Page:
Magnetic resonance images were rated for the presence and location of CMBs. Lobar CMBs were subclassified as cortical or subcortical. Measurements of CBF, metabolism, and Aβ were compared with the presence and number of CMBs with voxelwise and region-of-interest analyses.
RESULTS
The presence of cortical CMBs was associated with significantly reduced CBF in multiple regions on voxelwise and region-of-interest analyses (percentage difference in global CBF, −25.3%; P = .0003), with the largest reductions in the parietal cortex (−37.6%; P < .0001) and precuneus (−31.8%; P = .0006). Participants with any CMBs showed a nonsignificant trend toward reduced CBF. Participants with cortical CMBs had a significant association with greater prevalence of infarcts (24% vs 6%; P = .047) and demonstrated a trend to greater prevalence of deficits demonstrated on the Clinical Dementia Rating scale (45% vs 19%; P = .12). There was no difference in cortical amyloid (measured by Pittsburgh compound B positron emission tomography) between participants with and without CMBs (P = .60).
CONCLUSIONS AND RELEVANCE
In cognitively normal elderly individuals, incidental CMBs in cortical locations are associated with widespread reductions in resting-state CBF. Chronic hypoperfusion may put these people at risk for neuronal injury and neurodegeneration. Our results suggest that resting-state CBF is a marker of CMB-related small-vessel disease.
doi:10.1001/jamaneurol.2015.1359
PMCID: PMC4724412  PMID: 26167811
24.  Physical Activity, Body Mass Index, and Brain Atrophy in Alzheimer's Disease 
Neurobiology of aging  2014;36(0 1):S194-S202.
The purpose of this study was to utilize a novel imaging biomarker to assess the associations between physical activity (PA), body mass index (BMI), and brain structure in normal aging, mild cognitive impairment (MCI) and Alzheimer's dementia (AD). We studied 963 participants (mean age: 74.1 ± 4.4) from the multi-site Cardiovascular Health Study including healthy controls (n=724), AD (n=104), and MCI (n=135). Volumetric brain images were processed using tensor-based morphometry for analyzing regional brain volumes. We regressed the local brain tissue volume on reported PA and computed BMI, and performed conjunction analyses using both variables. Covariates included age, sex and study site. PA was independently associated with greater whole brain and regional brain volumes, and reduced ventricular dilation. People with higher BMI had lower whole brain and regional brain volumes. A PA-BMI conjunction analysis showed brain preservation with PA and volume loss with increased BMI in overlapping brain regions. In one of the largest voxel-based cross-sectional studies to date, PA and lower BMI may be beneficial to the brain across the spectrum of aging and neurodegeneration.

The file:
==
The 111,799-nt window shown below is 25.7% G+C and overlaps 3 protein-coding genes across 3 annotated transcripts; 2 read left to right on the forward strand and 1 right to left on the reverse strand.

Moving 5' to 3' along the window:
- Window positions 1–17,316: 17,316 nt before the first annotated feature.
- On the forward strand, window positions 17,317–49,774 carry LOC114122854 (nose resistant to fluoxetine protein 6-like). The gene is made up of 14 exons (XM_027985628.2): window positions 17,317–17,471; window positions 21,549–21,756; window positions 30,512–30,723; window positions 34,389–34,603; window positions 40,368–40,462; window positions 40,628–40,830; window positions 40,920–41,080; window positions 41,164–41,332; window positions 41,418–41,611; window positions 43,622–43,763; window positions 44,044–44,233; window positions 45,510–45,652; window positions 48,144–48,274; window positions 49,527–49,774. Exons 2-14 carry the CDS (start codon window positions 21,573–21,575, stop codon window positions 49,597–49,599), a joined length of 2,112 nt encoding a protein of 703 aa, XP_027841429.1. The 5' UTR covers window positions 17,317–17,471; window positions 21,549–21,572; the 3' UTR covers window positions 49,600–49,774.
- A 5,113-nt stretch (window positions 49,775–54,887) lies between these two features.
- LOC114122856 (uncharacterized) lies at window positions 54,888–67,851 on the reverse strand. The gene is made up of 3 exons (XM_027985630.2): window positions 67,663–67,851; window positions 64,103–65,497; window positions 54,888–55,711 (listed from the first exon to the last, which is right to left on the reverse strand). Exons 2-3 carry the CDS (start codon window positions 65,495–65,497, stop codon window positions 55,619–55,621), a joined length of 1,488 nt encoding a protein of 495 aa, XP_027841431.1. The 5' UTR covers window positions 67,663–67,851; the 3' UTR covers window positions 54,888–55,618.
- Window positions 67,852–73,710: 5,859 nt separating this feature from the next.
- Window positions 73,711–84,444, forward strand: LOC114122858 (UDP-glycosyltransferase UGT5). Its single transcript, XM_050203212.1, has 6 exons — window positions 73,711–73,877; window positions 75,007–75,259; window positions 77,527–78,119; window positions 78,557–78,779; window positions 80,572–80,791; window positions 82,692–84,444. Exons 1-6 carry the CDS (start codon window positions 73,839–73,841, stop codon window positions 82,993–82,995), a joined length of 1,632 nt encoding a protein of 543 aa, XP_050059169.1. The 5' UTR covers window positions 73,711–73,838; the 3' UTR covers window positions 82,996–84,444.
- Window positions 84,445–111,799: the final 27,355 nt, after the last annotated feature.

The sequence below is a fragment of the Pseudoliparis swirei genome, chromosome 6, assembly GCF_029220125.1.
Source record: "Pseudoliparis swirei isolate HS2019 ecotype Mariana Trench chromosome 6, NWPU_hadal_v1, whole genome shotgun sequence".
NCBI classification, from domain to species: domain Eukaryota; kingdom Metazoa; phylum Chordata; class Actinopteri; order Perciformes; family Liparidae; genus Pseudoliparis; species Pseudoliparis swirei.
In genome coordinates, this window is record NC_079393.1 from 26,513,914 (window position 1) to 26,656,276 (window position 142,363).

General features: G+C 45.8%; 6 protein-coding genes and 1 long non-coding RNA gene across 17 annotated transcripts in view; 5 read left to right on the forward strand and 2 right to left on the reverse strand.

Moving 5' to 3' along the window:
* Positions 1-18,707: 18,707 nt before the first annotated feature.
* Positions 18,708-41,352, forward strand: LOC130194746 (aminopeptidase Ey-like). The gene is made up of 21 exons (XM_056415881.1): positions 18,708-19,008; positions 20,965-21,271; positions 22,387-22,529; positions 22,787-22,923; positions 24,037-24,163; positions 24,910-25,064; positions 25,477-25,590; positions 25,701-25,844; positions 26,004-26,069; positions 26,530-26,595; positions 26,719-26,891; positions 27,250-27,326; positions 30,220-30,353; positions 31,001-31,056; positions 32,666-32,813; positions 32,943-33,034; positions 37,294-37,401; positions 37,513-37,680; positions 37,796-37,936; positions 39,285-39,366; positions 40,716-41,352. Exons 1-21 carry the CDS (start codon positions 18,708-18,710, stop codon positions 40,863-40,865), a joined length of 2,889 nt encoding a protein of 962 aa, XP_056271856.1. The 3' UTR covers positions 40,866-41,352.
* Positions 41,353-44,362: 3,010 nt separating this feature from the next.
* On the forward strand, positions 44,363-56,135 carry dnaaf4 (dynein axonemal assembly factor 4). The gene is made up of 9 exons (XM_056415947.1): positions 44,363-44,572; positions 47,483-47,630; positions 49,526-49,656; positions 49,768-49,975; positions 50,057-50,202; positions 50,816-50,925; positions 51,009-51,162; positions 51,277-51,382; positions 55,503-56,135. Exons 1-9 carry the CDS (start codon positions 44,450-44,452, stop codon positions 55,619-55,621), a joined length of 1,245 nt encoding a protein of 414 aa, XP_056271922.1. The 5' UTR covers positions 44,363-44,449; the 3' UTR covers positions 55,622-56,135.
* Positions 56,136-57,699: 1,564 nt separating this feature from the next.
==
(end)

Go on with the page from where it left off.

doi:10.1016/j.neurobiolaging.2014.05.036
PMCID: PMC4303036  PMID: 25248607
physical activity; body mass index; Alzheimer's; tensor based morphometry
25.  Evolution of the diagnostic criteria for degenerative and cognitive disorders 
Current Opinion in Neurology  2011;24(6):532-541.
Purpose of review
This review describes the evolution of the clinical criteria for Alzheimer’s disease over the past 25 years, with special emphasis on those recently published that have incorporated the use of biomarkers.
Recent findings
One of the most important advances in the knowledge of Alzheimer’s disease was the development of cerebrospinal fluid, PET and MRI biomarkers. These have shown that the Alzheimer’s disease is present in cognitively normal individuals, suggesting that there is a long incubation process that precedes the onset of the symptoms. Although there are diagnostic criteria for Alzheimer’s disease, the National Institute on Aging and the Alzheimer’s Association has proposed a set of diagnostic criteria oriented to provide a unified vision of the pathological process from preclinical, to mild cognitive impairment, and to full-blown dementia. These new criteria take advantage of different biomarkers to support the clinical diagnosis of the different stages of the disease.
Summary
The new guidelines provide a definition of the dementia syndrome and core diagnostic features to be used in research and clinical practice, although they caution about the use of biomarkers, since they still require validation, and the longitudinal interaction and dynamics of these biomarkers in relationship to the manifestation of the symptoms are not fully understood.
doi:10.1097/WCO.0b013e32834cd45b
PMCID: PMC3268228  PMID: 22071334
Alzheimer’s disease; dementia; diagnostic criteria; mild cognitive impairment; preclinical Alzheimer’s disease